So here, either appellant was present when the robbery and attendant murder occurred, or he was not. An instruction on lesser included offenses would have been inappropriate.

The remaining four allegations of error were all considered in State v. Osbey, supra. We note them briefly here, and the reader is referred to the opinion in Osbey for a more detailed explanation of the court's reasoning.

The first of these results from the voir dire examination of the prospective jury. The trial court refused to allow defense counsel to question the jury panel as to their feelings concerning the requisite *565 intent for an individual to commit a crime. In dealing with this identical issue in Osbey, the court invoked the rule that the "extent of examination of jurors on voir dire rests largely in the discretion of the trial court and this court will not interfere unless abuse of discretion is clearly shown (State v. Guffey, 205 Kan. 9, 468 P.2d 254)." (P. 569.) The court found that no prejudice or abuse of discretion on the part of the trial court appeared.

The second is based upon the trial court's granting permission to the district attorney to amend the information after the jury had been selected and sworn. The year "1972" had been omitted after the day and month in the information, and its insertion was allowed. In the Osbey case the complaint was directed, not at the granting of motion to amend, but at the state's failure to insert the missing year after the permission to do so had been granted. The court considered this to be a "simple clerical omission" and no prejudice was found.

In State v. Hill, 211 Kan. 239, 505 P.2d 704, the amending of an information after the jury had retired but before the verdict was handed down was upheld by this court. In that case the information incorrectly stated that the gun used in a murder was an automatic when in fact it was a semi-automatic. The court stated, "The amendment did not in anywise change the nature of the crime charged. It simply was in accord with the evidence adduced.... The amendment came as no surprise to appellant and manifestly he was in nowise prejudiced by it." (P. 242.)

There was no claim of surprise by the appellant here. There was certainly no change in the nature of the crime charged. As carefully noted by the court in considering this amendment in Osbey, "There is no statute of limitation for the offense of murder (K.S.A. 1972 Supp. 21-3106 [1]), appellant well knew the year of the alleged offense...." (P. 569.) No error appears to this court in allowing this amendment.

The third claim goes to the use by the district attorney of witnesses and a photograph for the purpose of describing the condition of the victim and the cause of death, despite the offer by appellant to stipulate to those facts. There being no question as to the death or its cause, so the argument goes, the only purpose for the introduction of such evidence was to inflame the jury.

As to the photograph itself, it was carefully shielded from the jury's view while it was being identified. When it was offered the *566 court sustained the objection of the appellant and did not admit it into evidence. This allegation was considered by the court in Osbey and summarily rejected as being "utterly frivolous."

As to the testimony identifying the photograph, the prosecution assumes the burden of proving, as part of its case in chief, all elements of the crime charged. The testimony of witnesses to prove these elements, including the fact and manner of death, the violent nature of death, and to corroborate the testimony of other witnesses, is relevant and admissible. This is true even if the appellant concedes the death and cause of death of the victim. State v. Campbell, 210 Kan. 265, 500 P.2d 21; State v. Martin, 206 Kan. 388, 480 P.2d 50.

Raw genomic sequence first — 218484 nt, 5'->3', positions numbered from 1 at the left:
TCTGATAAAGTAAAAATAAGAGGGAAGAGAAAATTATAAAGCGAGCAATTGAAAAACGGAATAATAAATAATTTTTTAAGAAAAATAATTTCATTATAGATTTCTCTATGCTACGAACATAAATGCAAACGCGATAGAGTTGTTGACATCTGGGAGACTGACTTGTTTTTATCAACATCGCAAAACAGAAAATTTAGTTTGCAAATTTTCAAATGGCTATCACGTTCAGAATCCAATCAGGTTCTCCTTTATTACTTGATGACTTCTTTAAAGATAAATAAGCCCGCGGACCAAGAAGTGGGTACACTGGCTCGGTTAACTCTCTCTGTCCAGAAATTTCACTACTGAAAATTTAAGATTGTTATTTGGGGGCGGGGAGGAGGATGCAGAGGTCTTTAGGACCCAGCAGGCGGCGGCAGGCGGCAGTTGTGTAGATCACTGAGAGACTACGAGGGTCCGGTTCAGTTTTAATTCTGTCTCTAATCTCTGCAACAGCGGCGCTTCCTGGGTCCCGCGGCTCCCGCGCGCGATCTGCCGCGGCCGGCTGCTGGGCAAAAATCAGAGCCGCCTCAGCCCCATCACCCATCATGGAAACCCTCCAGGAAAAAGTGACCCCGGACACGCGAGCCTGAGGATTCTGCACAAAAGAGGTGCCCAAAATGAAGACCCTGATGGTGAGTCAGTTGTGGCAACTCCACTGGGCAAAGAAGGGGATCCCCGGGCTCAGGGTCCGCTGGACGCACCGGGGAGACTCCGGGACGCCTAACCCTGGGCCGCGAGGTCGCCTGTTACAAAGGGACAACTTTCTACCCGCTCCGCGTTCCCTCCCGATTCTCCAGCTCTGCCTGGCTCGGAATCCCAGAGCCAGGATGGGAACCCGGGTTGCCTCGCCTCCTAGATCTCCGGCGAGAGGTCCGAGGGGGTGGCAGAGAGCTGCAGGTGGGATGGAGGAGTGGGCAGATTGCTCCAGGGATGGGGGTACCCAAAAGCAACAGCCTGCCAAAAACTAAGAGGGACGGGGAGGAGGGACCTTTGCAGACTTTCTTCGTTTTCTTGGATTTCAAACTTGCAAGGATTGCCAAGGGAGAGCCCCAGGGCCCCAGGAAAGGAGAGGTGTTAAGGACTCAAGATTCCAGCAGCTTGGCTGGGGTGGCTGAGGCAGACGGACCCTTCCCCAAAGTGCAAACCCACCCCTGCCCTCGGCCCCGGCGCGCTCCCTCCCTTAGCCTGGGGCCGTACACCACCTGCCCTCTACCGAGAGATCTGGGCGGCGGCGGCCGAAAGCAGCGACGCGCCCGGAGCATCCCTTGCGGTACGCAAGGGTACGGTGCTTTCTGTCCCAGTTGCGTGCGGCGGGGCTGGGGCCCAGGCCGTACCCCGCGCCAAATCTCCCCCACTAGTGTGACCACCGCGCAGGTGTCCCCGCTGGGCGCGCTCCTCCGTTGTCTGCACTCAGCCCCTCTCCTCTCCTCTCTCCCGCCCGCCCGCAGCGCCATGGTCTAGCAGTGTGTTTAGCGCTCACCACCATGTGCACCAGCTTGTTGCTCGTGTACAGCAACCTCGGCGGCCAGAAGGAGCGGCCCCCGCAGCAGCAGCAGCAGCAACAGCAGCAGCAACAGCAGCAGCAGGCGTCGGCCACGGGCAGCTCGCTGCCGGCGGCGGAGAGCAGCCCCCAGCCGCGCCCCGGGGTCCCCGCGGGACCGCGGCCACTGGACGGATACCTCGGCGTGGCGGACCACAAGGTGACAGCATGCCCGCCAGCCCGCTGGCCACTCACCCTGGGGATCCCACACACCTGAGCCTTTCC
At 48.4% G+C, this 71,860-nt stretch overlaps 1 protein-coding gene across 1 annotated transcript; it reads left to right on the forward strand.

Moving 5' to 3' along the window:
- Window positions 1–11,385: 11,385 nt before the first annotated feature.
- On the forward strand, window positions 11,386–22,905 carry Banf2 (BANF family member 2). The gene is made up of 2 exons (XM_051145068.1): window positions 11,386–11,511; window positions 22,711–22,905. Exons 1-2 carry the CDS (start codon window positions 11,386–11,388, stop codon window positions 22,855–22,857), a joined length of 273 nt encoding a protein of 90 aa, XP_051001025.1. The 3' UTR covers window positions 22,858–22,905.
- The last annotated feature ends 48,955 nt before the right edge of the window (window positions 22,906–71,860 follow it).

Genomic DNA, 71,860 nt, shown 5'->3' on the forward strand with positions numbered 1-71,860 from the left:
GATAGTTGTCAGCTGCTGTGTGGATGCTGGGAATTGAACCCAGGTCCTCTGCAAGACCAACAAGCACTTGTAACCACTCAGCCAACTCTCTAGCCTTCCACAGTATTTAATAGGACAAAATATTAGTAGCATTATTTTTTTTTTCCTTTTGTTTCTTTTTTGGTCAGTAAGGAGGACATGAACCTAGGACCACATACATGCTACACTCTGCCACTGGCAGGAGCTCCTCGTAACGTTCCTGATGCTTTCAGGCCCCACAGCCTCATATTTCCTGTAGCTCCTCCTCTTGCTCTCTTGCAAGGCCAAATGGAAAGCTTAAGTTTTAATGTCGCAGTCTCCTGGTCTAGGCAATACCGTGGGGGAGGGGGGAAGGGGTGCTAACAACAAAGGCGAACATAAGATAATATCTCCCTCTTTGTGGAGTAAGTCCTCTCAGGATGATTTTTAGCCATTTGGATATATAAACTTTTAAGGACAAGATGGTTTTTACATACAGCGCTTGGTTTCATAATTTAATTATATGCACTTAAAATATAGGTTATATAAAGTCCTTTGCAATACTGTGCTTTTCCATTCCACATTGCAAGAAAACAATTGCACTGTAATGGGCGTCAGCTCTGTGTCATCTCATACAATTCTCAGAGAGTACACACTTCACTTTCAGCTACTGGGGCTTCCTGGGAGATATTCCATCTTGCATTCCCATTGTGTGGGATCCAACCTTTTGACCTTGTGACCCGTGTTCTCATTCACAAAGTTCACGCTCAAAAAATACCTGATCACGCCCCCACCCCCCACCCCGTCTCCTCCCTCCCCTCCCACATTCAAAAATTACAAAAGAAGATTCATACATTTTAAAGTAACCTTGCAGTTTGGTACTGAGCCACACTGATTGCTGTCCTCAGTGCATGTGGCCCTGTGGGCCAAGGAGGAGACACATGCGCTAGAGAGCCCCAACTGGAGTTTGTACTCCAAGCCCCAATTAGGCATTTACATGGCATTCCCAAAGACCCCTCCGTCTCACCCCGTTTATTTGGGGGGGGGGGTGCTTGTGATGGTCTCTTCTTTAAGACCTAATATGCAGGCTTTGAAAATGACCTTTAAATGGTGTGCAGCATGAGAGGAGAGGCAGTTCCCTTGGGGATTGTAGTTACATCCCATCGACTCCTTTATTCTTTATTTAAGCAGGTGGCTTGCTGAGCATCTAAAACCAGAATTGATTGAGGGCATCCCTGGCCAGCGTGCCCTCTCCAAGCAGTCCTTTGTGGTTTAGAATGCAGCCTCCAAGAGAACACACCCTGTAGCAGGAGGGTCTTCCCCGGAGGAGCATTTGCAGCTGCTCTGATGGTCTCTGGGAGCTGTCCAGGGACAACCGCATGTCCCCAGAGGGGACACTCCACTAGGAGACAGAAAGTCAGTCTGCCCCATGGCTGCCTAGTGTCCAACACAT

A review of the record fails to reveal any particularly graphic or gruesome descriptions of the victim which would tend to prejudice the jury. The references to the body and its condition were made either as identification or as part of a description of the events of the evening and were not in any way dwelled upon by the prosecution. They were not, in this court's view, prejudicial or inflammatory.

In the last point which was touched upon in the Osbey case the appellant claims that the chain of custody of several incriminating items was broken and therefore their introduction into evidence was error. The appellant's complaint here is expressed in more detail than it was in the Osbey case, but it is essentially the same. The court in that case found the appellant's complaint to be "trivial."

In considering this objection anew the court has made a careful trace of the chain of custody to each item in question. As to the money and the .22 caliber shells, taken from Osbey immediately after the murder, there is a clear and uncontradicted chain of custody. As to the gun and the spent bullet taken from the brain of the victim, there is conflict in the testimony of the witnesses as to who had possession of the objects at certain particular times. Nothing appears, however, that would destroy the reasonable certainty that no material alterations of the objects occurred. That is the test that must be applied. State v. Tillman, 208 Kan. 954, 494 P.2d 1178.

Even if the chain of custody of these items was such as to destroy the reasonable certainty that they were not the ones used in the crime, their admission would not be prejudicial to the appellant. There is ample evidence, through the uncontroverted testimony *567 of several witnesses, to sustain the conviction of the appellant without ever introducing these into evidence at all.

There is no question that this appellant shot the victim in the head at the time of the robbery. There is also no question that the victim died shortly thereafter of that gunshot wound. Whether it was this particular gun or bullet or some other is entirely immaterial. Even if there was error in the admission of this evidence and this court makes no such finding it was nonprejudicial.

We find no merit in appellant's allegations of error and the judgment is affirmed.

APPROVED BY THE COURT.